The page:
While more women are entering academic medicine than ever before, they are less likely to be recognised as experts and leaders, to receive prestigious awards, to be promoted to full professorships, to hold leadership roles, or to publish original research or commentaries in peer-reviewed journals.
Additionally, articles written by women in high-impact medical journals receive fewer citations than those written by men, particularly when women are primary or senior authors, according to new research published today in JAMA Open Network by the Perelman School of Medicine and the Leonard Davis Institute of Health Economics at the University of Pennsylvania.
The researchers discovered that 35.6 percent of the 5,554 articles published between 2015 and 2018 in five leading academic medical journals had a female primary author and 25.8 percent had a female senior author. During this time period, articles with female primary authors received a median of 36 citations in other academic articles, compared to 54 citations for articles with male primary authors.
The trend continued with articles written by female senior authors, which received a median of 37 citations, compared to articles written by male senior authors, which received a median of 51 citations. Original articles co-authored by women as primary and senior authors received the fewest citations, with a median of 33, whereas articles co-authored by men as primary and senior authors received the most citations, with a median of 59.
“The number of times a peer-reviewed article is cited by other researchers is frequently used as a metric for academic recognition and influence, as well as in professional evaluations and promotions,” lead author Paula Chatterjee, MD, MPH, an assistant professor of General Internal Medicine at Penn Medicine, explains. “Female academics already face a number of barriers to career advancement, and the citation disparity exacerbates the divide between them and their male counterparts.”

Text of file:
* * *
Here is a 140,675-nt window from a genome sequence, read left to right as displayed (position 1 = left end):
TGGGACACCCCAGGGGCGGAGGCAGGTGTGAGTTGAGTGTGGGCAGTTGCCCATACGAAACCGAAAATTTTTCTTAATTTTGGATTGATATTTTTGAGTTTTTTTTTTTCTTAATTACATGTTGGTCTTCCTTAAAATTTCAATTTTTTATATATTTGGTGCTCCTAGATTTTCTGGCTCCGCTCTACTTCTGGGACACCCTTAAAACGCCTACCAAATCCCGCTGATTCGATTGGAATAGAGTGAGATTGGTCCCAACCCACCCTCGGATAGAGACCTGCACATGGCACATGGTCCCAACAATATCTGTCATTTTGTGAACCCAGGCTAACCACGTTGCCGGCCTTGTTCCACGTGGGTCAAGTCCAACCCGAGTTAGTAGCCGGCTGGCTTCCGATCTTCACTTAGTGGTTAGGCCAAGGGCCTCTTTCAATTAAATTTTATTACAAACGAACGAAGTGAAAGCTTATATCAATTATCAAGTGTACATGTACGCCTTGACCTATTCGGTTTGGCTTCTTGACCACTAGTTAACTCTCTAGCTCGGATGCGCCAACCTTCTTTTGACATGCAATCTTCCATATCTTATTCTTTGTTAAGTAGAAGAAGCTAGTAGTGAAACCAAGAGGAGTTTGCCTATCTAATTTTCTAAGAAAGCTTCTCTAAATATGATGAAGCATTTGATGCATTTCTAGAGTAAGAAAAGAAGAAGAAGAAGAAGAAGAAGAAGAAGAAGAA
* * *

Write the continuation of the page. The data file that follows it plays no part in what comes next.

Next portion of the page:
Additionally, the authors note that several of the journals included in the study are focused on internal medicine, a field that typically has a higher proportion of female physicians than other clinical specialties. As a result, the findings may overstate the differences in citations to scholarly articles between male and female authors.
“Gender disparities in citations are just one indicator of academic medicine’s inequities. Our findings demonstrate that disparities in research recognition and dissemination are a result of inequities in the recognition and amplification of research. This disparity cannot be resolved solely by hiring and mentoring more women “Rachel Werner, MD, PhD, Executive Director of the Leonard Davis Institute for Health Economics, is the senior author.
She continued, “Additionally, we must work to ensure that women already working in academic medicine are valued and promoted equally for their contributions and accomplishments. Everyone should be invested in bridging this gender divide, from the journals that publish this work to academic institutions that promote articles once they are published.”
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